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When Raajas turned Three! | Mickey Mouse Clubhouse Birthday Party

Every year I keep waiting for the month of December because that’s the only time when I get to plan, like really plan, a birthday party and bake like there is no tomorrow. 20th December 2014 was no different. Raajas turned three and this time he was actually able to tell what was his favorite cartoon character – Mickey Mouse of course! With the theme sorted, I was poring over various ideas on Pinterest pinning about 100 ideas and things to do. Like always, I also ended up facing some epic fails with pinterest inspirations but whatever we did manage to do turned out good. 🙂 This birthday was special; more because we had many more friends of Raajas’ age thanks to the nursery school and park times and the birthday boy (unlike the previous years) was actually half (!)- excited about the birthday party. Of course he did start howling when we got all teenage-y and wished him happy birthday at midnight.. but well..

I have to share with you all the stuff I got to make, especially the birthday party menu and the buffet. Go ahead, take a look.

The mickey mouse cake

The mickey mouse cake

I used the recipe for the Chocolate Orange Cake to make this mickey mouse cake with orange whipped cream frosting.

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Inspired by Pinterest wall hangings, but not having that amount of patience I ended up just hanging mickey cutouts from the ceilings. But the kids and Raajas were thrilled to see ‘soo many Mickey Mouse’. 🙂


Red Velvet Cupcakes. Recipe adapted from Joy of Baking.


These chocolate spoons were a big hit as the kids were given these spoons to eat the chocolate mousse. I have to thank my friend Preeti of IsingCakes for this fab idea and the spoon moulds.


This was a simple chocolate cake covered with a vanilla bean whipped cream frosting. This number 3 cake went to his school for the birthday celebration.


The buffet table – Chicken and Veggie burgers (homemade of course), Quiche florentine, chicken and veggie samosas, bow tie baked pasta, red velvet cupcakes, chocolate mousse, cheese balls, chips and fruit juice.


Beautiful ideas on Pinterest for the party door signs, but with my limited drawing ability, I could only manage this!


And finally I proudly present the handpainted Mickey no. 3 tee shirt, my first time painting on fabric, and oh yes, the birthday boy! 😉

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Healthy Recipe | Kande Pohe

Kanda Poha

Kanda Poha

In Maharashtrian households, Kande pohe is a staple breakfast or teatime snack made from beaten rice and onions with a tempering of mustard and chillies. It is also a popular snack when eating out in Maharashtra. Each part of Maharashtra makes it in a slightly different way- while in nagpur they add plenty green chillies, in Pune they add sev (bhujia) and grated coconut, in Mumbai it is often served with a garnish of coriander and a wedge of lemon whereas in Kolhapur it is served with ‘kat’ a spicy watery curry made from red chillies, onions, garlic and dried coconut. Whatever the version, it continues to be a healthy snack which is made fresh and served hot.

Kanda Poha are also the original gluten free snack that also come with a good amount of iron, carbohydrates, some protein and fibre. The addition of lime juice on kande pohe makes the iron absorption easier. Flattened rice digests slowly and hence keeps you feeling fuller for longer. And whats more, it takes only as much time to make as any instant noodles but is way way healthier and does not contain ANY additives!

To people who are familiar with this dish, it might seem like a very mundane recipe; but if not made right it can be dry, oily, soggy, difficult to swallow. A good ‘kanda poha’ is supposed to be fluffy, moist and not oily. So here you go!

You will need:

2 cups flattened rice, thick variety (jaada poha/jaade pohe)

1 large onion, finely chopped

2 green chillies, cut into halves

1/2 tsp mustard seeds

1/2 tsp turmeric powder

1/2 tsp hing (asafoetida) powder

2 tsp oil (I used sunflower oil)

Salt to taste

1/2 tsp sugar (optional)


Take the poha in a strainer and wash it under running water for about 10 seconds. Keep it aside in the strainer. Do not drain out the water thoroughly, it is alright if some water remains and its not drained dry! 🙂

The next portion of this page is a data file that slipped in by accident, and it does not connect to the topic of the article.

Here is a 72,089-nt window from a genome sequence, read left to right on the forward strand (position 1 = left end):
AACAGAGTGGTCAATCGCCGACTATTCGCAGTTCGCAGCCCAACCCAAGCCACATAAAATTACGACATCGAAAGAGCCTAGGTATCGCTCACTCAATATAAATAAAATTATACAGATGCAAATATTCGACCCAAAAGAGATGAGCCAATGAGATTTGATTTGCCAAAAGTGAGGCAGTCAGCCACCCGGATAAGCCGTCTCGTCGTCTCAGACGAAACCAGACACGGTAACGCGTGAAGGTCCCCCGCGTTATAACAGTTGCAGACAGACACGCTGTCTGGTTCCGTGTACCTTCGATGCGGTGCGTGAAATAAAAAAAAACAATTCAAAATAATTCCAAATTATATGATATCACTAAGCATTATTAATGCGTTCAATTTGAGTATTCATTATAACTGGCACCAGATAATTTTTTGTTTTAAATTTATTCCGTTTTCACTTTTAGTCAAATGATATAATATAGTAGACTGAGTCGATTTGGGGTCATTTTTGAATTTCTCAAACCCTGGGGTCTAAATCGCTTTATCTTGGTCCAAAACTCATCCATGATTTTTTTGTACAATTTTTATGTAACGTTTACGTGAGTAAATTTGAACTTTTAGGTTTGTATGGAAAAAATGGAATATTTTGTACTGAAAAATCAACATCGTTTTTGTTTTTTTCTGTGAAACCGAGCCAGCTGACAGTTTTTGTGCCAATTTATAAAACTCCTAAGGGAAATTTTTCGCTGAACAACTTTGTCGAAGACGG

In a thick bottomed pan, heat the oil, then add the mustard seeds to it. Once the seeds start sputtering, add in the hing, turmeric and green chillies. Now add the chopped onion, salt and stir well. The salt will ‘sweat’ the onions and will draw the moisture out, which will in turn keep the poha moist too.

Once the onions are pink, add the washed poha and mix well. It might seem that the turmeric is less, but mix it thoroughly breaking lumps if any and it should be fine. If you prefer more yellow poha, then add a little more turmeric powder. Caution : addition of too much turmeric powder will make the poha bitter!

Sprinkle 2 tbsp water over the poha and the sugar, give it a quick stir and cover the pan, keep the heat low. After a minute, check the seasoning (salt) and serve hot with a garnish of coriander and a wedge of lemon.

NOTE: Washed poha make for a tasty breakfast cereal option when had with warm milk and a bit of jaggery or sugar.

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How to make ‘ghee’ (clarified butter) at home | Recipe

Saajuk Toop

Saajuk Toop

1. Collect the clotted cream (malai) for a week or ten days depending on how much milk you heat up everyday.
2. To the cream at a starter culture of curd, 1 tsp to 250 ml (approx) of cream. Make sure that the curd that you add in is NOT the thick commercial (Amul, danone, nestle) kind as it will give you a sticky sour cream and the ghee will smell different. Ask your local dairy to give you some dahi to set your own and use that.
3. Mix the starter dahi and the cream well and leave it overnight (or a little longer, in cold weather). You would now get sour cream (which can also be used in baking, dips etc.).
4. Churn the sour cream using a ‘ravi’ to make it a little grainy and then add some water (about 1/4 cup) and churn again. Once the butter begins to separate and float up, add more water (about 1 cup) and churn again.
5. You would now have the butter floating on top and buttermilk at the bottom. Remove the butter ( I do this by hand) and keep in a thick bottomed non reactive utensil or kadhai. Use the buttermilk to make kadhi or pancakes.
6. Now, heat the butter on a low heat and stir occasionally. Do not keep the heat high as the butter will froth up and ruin your kitchen counter.
7. The butter will first become all liquid, then frothy and then after continuous boiling turn into clear yellow ghee. You know the ghee is done when the solid residue at the bottom turns light brown.
8. Once cooled, strain (or decant) the ghee into a clean jar and store at room temperature. If the ghee is not going to be consumed within a month, store it in the refrigerator.
9. The solid residue can be mixed with sugar and eaten with a hot fulka.